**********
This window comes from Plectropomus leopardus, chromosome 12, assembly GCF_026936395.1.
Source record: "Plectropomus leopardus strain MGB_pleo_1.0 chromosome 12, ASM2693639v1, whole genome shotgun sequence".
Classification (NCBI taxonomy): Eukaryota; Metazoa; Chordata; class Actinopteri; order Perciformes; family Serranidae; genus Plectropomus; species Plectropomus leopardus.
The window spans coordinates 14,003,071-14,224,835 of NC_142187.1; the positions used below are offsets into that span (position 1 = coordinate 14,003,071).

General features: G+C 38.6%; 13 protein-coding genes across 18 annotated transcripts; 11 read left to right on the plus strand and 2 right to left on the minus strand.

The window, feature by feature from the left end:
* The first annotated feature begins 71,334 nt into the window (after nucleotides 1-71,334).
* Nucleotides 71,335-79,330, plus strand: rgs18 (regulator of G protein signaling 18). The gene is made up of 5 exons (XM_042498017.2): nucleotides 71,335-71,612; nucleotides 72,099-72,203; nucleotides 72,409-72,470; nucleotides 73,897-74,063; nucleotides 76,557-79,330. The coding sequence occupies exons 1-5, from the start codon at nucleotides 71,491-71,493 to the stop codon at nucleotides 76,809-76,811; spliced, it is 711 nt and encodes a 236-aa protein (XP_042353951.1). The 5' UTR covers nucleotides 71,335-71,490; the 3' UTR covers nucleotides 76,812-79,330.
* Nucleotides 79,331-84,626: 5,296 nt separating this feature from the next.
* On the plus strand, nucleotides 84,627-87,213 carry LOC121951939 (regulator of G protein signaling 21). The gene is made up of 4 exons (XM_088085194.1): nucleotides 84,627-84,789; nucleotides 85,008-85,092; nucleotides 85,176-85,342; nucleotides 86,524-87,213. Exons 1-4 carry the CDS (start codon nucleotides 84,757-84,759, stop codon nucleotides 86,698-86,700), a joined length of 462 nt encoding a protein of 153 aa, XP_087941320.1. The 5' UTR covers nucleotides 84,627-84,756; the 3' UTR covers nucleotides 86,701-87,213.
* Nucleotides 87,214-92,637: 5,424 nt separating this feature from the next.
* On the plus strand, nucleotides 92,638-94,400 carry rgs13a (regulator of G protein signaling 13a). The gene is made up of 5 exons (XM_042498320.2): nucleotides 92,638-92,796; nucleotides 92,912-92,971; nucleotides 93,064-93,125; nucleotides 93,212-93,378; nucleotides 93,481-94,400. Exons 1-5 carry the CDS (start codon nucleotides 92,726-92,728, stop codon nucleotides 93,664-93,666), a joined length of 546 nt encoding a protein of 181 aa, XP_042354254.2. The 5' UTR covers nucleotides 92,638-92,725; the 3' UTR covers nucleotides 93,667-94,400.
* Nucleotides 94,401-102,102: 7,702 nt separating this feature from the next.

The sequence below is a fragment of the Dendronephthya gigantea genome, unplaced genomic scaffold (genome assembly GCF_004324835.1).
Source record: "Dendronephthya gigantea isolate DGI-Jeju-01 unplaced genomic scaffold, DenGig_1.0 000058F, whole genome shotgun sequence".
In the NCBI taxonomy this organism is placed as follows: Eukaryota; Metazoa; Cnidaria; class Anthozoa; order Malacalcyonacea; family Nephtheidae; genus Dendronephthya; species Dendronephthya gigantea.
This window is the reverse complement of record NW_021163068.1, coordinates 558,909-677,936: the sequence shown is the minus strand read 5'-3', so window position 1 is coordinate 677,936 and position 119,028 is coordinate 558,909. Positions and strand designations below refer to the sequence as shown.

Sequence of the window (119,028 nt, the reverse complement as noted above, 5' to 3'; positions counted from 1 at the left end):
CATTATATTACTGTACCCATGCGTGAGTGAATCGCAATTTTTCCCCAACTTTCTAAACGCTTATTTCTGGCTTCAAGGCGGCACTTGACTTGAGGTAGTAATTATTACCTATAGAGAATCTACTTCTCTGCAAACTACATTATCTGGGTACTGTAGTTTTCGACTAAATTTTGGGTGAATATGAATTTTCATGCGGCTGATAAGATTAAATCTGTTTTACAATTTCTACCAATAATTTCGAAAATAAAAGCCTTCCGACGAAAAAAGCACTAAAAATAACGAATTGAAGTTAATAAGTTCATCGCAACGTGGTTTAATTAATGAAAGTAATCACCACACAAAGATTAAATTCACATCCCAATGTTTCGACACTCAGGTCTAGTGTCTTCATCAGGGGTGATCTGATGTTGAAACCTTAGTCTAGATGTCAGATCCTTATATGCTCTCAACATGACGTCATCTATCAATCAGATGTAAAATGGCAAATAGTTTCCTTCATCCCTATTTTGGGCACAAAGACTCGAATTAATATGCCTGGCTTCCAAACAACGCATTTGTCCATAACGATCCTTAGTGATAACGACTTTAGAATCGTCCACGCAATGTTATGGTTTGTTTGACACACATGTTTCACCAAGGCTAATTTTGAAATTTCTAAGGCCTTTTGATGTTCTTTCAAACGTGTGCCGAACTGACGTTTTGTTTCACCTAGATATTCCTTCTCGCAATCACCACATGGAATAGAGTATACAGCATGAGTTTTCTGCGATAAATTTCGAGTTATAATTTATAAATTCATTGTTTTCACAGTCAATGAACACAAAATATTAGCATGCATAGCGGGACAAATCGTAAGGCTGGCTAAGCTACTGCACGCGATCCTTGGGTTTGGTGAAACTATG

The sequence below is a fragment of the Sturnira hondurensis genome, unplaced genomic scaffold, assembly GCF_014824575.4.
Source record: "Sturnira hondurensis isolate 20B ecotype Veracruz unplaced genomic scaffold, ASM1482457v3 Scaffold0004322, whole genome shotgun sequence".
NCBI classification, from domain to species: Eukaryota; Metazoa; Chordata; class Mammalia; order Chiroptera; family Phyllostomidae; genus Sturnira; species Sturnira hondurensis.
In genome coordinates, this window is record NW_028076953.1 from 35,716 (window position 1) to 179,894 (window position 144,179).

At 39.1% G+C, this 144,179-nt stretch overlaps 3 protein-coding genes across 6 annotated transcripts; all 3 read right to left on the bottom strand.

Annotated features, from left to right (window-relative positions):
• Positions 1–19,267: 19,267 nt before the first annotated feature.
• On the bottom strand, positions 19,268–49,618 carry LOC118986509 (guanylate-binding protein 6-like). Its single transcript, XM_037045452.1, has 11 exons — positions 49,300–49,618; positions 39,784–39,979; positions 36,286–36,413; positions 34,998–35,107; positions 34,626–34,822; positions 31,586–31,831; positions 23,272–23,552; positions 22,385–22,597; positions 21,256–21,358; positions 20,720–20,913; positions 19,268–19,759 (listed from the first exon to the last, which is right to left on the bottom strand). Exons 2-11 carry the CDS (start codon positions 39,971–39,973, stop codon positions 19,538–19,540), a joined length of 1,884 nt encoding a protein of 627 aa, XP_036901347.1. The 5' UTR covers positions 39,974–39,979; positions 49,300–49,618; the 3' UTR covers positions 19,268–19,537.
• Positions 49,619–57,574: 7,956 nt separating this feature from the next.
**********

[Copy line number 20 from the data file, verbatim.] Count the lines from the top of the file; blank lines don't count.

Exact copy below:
The sequence below is a fragment of the Sturnira hondurensis genome, unplaced genomic scaffold, assembly GCF_014824575.4.